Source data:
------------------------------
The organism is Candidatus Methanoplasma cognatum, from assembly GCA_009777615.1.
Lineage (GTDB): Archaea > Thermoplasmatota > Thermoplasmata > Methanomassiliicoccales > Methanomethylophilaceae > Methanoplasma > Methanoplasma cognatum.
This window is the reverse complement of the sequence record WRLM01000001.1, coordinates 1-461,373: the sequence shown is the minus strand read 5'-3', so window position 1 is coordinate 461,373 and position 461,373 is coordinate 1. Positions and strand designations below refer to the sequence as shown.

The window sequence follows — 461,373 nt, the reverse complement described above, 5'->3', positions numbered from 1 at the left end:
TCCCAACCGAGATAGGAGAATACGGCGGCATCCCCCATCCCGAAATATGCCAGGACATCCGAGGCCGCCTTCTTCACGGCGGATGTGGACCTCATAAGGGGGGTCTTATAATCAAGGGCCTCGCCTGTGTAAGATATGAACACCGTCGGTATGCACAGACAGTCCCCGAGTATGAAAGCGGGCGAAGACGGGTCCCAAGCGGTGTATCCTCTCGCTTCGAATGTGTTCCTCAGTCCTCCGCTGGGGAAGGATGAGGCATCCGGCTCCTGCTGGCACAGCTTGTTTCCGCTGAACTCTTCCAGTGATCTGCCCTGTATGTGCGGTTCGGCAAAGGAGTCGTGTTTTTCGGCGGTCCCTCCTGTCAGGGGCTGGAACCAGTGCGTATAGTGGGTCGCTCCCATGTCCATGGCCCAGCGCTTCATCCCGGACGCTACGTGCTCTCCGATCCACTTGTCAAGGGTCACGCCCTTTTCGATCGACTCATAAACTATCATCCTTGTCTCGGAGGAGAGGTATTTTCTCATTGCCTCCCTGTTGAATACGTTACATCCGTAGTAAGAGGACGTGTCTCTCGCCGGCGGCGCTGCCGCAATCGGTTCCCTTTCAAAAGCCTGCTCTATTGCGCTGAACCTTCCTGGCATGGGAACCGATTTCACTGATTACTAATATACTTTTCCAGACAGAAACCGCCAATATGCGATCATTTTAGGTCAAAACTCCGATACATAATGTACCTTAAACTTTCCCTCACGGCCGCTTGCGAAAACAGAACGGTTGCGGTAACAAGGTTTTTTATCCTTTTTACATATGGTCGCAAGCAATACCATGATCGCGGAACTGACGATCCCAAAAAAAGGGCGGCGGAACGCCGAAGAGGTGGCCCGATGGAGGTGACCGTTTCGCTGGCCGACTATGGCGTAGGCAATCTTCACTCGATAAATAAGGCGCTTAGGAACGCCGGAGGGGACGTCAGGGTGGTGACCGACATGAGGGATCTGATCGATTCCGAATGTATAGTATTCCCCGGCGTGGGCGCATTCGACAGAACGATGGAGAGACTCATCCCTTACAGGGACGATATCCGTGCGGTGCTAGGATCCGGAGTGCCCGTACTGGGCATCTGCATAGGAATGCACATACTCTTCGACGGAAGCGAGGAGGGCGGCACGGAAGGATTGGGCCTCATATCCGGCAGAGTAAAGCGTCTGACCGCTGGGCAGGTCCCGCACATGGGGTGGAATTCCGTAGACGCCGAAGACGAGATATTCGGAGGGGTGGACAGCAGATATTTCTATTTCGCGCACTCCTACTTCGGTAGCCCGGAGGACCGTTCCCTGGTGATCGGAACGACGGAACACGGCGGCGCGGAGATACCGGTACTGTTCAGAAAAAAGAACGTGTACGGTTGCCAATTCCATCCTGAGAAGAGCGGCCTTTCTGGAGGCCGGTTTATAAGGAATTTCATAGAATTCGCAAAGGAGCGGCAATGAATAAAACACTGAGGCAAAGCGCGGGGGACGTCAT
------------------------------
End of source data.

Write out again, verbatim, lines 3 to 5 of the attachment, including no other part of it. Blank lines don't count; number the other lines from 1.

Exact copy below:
This window is the reverse complement of the sequence record WRLM01000001.1, coordinates 1-461,373: the sequence shown is the minus strand read 5'-3', so window position 1 is coordinate 461,373 and position 461,373 is coordinate 1. Positions and strand designations below refer to the sequence as shown.

The window sequence follows — 461,373 nt, the reverse complement described above, 5'->3', positions numbered from 1 at the left end:
TCCCAACCGAGATAGGAGAATACGGCGGCATCCCCCATCCCGAAATATGCCAGGACATCCGAGGCCGCCTTCTTCACGGCGGATGTGGACCTCATAAGGGGGGTCTTATAATCAAGGGCCTCGCCTGTGTAAGATATGAACACCGTCGGTATGCACAGACAGTCCCCGAGTATGAAAGCGGGCGAAGACGGGTCCCAAGCGGTGTATCCTCTCGCTTCGAATGTGTTCCTCAGTCCTCCGCTGGGGAAGGATGAGGCATCCGGCTCCTGCTGGCACAGCTTGTTTCCGCTGAACTCTTCCAGTGATCTGCCCTGTATGTGCGGTTCGGCAAAGGAGTCGTGTTTTTCGGCGGTCCCTCCTGTCAGGGGCTGGAACCAGTGCGTATAGTGGGTCGCTCCCATGTCCATGGCCCAGCGCTTCATCCCGGACGCTACGTGCTCTCCGATCCACTTGTCAAGGGTCACGCCCTTTTCGATCGACTCATAAACTATCATCCTTGTCTCGGAGGAGAGGTATTTTCTCATTGCCTCCCTGTTGAATACGTTACATCCGTAGTAAGAGGACGTGTCTCTCGCCGGCGGCGCTGCCGCAATCGGTTCCCTTTCAAAAGCCTGCTCTATTGCGCTGAACCTTCCTGGCATGGGAACCGATTTCACTGATTACTAATATACTTTTCCAGACAGAAACCGCCAATATGCGATCATTTTAGGTCAAAACTCCGATACATAATGTACCTTAAACTTTCCCTCACGGCCGCTTGCGAAAACAGAACGGTTGCGGTAACAAGGTTTTTTATCCTTTTTACATATGGTCGCAAGCAATACCATGATCGCGGAACTGACGATCCCAAAAAAAGGGCGGCGGAACGCCGAAGAGGTGGCCCGATGGAGGTGACCGTTTCGCTGGCCGACTATGGCGTAGGCAATCTTCACTCGATAAATAAGGCGCTTAGGAACGCCGGAGGGGACGTCAGGGTGGTGACCGACATGAGGGATCTGATCGATTCCGAATGTATAGTATTCCCCGGCGTGGGCGCATTCGACAGAACGATGGAGAGACTCATCCCTTACAGGGACGATATCCGTGCGGTGCTAGGATCCGGAGTGCCCGTACTGGGCATCTGCATAGGAATGCACATACTCTTCGACGGAAGCGAGGAGGGCGGCACGGAAGGATTGGGCCTCATATCCGGCAGAGTAAAGCGTCTGACCGCTGGGCAGGTCCCGCACATGGGGTGGAATTCCGTAGACGCCGAAGACGAGATATTCGGAGGGGTGGACAGCAGATATTTCTATTTCGCGCACTCCTACTTCGGTAGCCCGGAGGACCGTTCCCTGGTGATCGGAACGACGGAACACGGCGGCGCGGAGATACCGGTACTGTTCAGAAAAAAGAACGTGTACGGTTGCCAATTCCATCCTGAGAAGAGCGGCCTTTCTGGAGGCCGGTTTATAAGGAATTTCATAGAATTCGCAAAGGAGCGGCAATGAATAAAACACTGAGGCAAAGCGCGGGGGACGTCAT